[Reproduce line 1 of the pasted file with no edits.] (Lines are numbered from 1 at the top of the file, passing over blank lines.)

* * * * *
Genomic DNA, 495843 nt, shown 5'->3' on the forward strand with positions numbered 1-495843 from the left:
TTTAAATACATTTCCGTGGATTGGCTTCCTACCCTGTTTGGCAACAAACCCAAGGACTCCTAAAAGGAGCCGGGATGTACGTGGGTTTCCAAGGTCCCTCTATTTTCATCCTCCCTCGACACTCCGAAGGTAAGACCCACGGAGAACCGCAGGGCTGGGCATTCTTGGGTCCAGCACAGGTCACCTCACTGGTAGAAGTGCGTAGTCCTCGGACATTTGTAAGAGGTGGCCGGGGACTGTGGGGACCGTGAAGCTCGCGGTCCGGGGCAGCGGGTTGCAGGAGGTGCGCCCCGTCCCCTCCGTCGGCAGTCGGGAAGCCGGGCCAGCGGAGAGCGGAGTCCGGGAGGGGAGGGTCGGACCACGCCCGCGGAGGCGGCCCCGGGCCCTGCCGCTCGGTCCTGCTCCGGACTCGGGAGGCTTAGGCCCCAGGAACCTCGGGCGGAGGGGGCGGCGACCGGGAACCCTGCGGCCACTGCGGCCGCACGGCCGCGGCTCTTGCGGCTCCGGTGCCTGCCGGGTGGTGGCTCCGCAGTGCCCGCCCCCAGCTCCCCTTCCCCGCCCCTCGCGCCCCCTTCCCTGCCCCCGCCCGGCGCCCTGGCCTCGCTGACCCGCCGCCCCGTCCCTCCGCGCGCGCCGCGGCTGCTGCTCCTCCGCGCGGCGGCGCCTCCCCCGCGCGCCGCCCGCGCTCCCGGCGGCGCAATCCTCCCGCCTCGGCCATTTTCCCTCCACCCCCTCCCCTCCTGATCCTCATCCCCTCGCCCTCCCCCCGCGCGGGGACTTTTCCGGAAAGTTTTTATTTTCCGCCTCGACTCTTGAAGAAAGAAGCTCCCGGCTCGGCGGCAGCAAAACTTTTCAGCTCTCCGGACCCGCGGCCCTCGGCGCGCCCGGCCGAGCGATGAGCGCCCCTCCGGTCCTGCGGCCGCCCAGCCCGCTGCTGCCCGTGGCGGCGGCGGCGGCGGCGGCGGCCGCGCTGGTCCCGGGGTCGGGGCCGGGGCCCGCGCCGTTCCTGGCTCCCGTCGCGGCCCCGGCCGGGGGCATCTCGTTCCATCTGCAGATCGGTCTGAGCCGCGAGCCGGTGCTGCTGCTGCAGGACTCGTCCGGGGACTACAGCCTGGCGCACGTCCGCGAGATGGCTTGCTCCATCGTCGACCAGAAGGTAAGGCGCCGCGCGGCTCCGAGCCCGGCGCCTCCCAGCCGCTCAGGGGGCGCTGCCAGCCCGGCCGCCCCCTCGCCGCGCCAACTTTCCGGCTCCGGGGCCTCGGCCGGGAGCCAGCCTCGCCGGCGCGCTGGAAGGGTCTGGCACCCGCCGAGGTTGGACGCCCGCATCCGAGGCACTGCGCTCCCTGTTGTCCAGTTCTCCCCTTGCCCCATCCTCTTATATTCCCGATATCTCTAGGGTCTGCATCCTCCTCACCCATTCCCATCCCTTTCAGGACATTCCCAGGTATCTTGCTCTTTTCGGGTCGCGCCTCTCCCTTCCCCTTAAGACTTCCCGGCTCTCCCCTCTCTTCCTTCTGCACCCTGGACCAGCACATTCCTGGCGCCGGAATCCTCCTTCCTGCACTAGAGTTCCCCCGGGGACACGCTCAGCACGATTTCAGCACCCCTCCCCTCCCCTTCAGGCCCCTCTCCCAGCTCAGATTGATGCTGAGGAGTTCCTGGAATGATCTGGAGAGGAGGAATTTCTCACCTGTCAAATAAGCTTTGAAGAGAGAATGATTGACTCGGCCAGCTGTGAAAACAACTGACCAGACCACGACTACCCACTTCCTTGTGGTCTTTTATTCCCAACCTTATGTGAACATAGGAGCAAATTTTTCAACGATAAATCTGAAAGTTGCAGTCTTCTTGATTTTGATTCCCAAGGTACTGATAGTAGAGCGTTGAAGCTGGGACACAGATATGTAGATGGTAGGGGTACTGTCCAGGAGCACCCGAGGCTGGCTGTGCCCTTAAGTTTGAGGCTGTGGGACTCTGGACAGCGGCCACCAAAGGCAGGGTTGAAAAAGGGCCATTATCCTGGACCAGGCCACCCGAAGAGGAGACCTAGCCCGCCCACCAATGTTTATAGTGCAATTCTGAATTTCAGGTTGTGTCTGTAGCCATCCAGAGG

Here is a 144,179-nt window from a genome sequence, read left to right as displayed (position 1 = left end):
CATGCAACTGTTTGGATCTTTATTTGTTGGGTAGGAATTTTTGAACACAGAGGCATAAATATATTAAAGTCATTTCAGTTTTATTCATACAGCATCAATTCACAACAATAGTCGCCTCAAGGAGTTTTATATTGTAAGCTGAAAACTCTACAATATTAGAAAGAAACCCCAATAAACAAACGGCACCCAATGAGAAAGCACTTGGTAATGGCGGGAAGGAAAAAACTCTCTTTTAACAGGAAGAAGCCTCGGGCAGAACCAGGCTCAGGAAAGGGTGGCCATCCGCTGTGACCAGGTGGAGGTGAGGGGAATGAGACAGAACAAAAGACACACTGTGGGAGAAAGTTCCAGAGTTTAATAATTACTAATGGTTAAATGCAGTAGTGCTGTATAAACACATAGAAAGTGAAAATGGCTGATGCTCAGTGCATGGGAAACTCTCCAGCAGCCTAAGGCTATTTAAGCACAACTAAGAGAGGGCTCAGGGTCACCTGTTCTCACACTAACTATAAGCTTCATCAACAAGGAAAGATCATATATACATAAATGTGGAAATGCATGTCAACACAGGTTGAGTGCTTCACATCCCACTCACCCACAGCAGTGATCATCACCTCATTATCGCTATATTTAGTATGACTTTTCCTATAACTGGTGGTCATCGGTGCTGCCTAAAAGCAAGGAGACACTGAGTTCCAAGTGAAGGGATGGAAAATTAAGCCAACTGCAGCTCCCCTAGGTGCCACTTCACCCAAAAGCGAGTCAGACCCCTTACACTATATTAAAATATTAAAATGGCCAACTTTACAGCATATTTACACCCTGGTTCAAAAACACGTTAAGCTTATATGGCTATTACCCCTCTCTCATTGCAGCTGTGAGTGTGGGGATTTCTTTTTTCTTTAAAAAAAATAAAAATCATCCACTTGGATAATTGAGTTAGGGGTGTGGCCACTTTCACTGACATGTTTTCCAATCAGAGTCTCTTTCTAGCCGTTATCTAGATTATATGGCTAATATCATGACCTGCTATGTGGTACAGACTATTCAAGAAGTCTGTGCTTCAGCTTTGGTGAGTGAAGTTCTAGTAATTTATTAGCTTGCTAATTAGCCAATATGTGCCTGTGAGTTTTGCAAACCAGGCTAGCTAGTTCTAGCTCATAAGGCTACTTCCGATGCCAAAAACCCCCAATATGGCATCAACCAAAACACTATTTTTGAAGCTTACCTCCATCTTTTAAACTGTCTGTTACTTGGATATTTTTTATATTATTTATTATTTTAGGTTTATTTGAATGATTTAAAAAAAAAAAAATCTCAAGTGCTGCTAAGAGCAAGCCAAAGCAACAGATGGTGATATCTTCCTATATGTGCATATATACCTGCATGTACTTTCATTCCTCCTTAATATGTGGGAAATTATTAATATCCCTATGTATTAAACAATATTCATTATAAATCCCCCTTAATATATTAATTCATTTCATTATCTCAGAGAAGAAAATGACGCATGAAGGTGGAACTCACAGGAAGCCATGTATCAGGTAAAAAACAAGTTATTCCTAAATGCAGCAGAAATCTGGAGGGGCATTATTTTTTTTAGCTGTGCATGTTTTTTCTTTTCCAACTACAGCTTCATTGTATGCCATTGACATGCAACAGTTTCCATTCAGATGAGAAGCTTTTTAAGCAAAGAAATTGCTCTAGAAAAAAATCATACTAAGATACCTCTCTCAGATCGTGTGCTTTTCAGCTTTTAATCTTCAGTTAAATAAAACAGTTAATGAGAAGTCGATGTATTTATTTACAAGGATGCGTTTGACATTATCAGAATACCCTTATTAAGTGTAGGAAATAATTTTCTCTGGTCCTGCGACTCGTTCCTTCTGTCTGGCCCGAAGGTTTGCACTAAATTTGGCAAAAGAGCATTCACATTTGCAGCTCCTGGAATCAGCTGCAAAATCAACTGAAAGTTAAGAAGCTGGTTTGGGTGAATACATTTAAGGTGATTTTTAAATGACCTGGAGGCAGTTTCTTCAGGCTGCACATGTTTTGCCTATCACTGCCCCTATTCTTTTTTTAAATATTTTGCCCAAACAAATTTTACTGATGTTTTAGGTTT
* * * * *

Genomic DNA, 495843 nt, shown 5'->3' on the forward strand with positions numbered 1-495843 from the left: